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Spatial Variability in Disturbed Boreal Ecosystems: Aboveground and Belowground Controls

  • Author / Creator
    Das Gupta, Sanatan
  • The recent open pit mining for oil sands in the Athabasca Oil Sands Region (AOSR), northern Alberta has created an unprecedented industrial scale disturbance whose ecological consequences is not well understood, and requires intensive investigation. This study focused on the temporal dynamics of spatial variability in aboveground (canopy cover, understory vegetation cover and forest floor) and belowground (soil nutrient availability, microbial biomass, respiration and enzyme activities) processes in wildfire disturbed upland boreal forests to create a benchmark condition for measuring reclamation success. The wildfire chronosequence used for the spatial study contained three trembling aspen (Populus tremuloides Michx.) stands; a one-year old post fire stand (PF), a 9 year old stand at canopy closure (CC) and a 72 year old mature (MA) stand. The PF stand had the highest total inorganic N, P and K availability compared to the CC and MA stands. Most of the above and belowground properties, including macronutrients, in the PF stand either had a large scale spatial pattern or did not show any spatial structure, whereas the CC and MA stands had a spatial range equal to or less than 10 m. The PF stand also showed the weakest spatial coupling between aboveground and belowground properties. The aboveground and belowground properties in the CC stand appear to be more similar to the MA stand. This indicates that natural recovery probably happen much faster rate than what is reported in the literature. The current research also quantified the spatial variability of soil respiration (Rs) in the same fire chronosequence over two growing seasons. No spatial structure was detected in Rs of the PF stand during the peak growing season (June-July), whereas Rs was auto-correlated at a scale of < 6 m in the CC and MA stands, which confirms the disturbance legacies in spatial patterns found in the nutrient study. Finally, the research investigated whether spatial patterns in biogeochemical properties were developed in a 14-year old aspen stand reclaimed after oil sands extraction. A fine scale (< 10 m) spatial pattern was found in the majority of above and belowground properties. However, soil chemical properties showed large scale spatial auto-correlation indicating persistence of disturbance effect. A strong soil microbial influence on the availability of macronutrients was found when compared to stand characteristics. The weak spatial coupling between nutrient availability and aboveground properties even after a decade of reclamation suggests that the ecosystem recovery rate in the reclaimed area is slower than in wildfire disturbed areas, and might require further time to develop. This research highlights the importance of spatial heterogeneity as a tool for measuring ecosystem recovery after disturbance and data on natural benchmark function to quantify reclamation success in oil sands mine disturbed areas.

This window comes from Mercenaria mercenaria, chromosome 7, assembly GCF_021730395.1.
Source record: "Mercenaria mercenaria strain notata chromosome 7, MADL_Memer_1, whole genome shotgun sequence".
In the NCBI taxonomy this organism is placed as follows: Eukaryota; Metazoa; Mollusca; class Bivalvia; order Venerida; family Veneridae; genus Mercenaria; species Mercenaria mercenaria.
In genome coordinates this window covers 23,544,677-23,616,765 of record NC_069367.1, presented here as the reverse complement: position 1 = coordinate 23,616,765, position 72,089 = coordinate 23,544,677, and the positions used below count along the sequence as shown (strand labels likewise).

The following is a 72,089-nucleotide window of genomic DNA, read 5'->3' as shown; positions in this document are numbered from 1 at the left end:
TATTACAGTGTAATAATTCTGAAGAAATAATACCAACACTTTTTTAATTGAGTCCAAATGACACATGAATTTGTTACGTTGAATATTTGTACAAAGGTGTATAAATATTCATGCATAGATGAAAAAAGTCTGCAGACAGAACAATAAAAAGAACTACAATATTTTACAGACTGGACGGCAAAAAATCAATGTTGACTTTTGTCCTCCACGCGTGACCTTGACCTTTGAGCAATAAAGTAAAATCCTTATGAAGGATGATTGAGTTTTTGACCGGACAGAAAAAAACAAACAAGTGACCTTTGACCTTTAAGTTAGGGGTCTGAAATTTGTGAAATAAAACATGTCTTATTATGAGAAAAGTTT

• Subjects / Keywords
  • Graduation date
    2015-11
  • Type of Item
    Thesis
  • Degree
    Doctor of Philosophy
  • DOI
    https://doi.org/10.7939/R3M32NN32
  • License
    This thesis is made available by the University of Alberta Libraries with permission of the copyright owner solely for non-commercial purposes. This thesis, or any portion thereof, may not otherwise be copied or reproduced without the written consent of the copyright owner, except to the extent permitted by Canadian copyright law.
  • Language
    English
  • Institution
    University of Alberta
  • Degree level
    Doctoral
  • Department
    • Department of Renewable Resources
  • Specialization
    • Soil Science
  • Supervisor / co-supervisor and their department(s)
    • MacKenzie, Derek (Renewable Resources)
    • Quideau, Sylvie (Renewable Resources)
  • Examining committee members and their departments
    • Smithwick, Erica (Department of Geography, Penn State University, US)
    • He, Fangliang (Renewable Resources)
    • Dyck, Miles (Renewable Resources)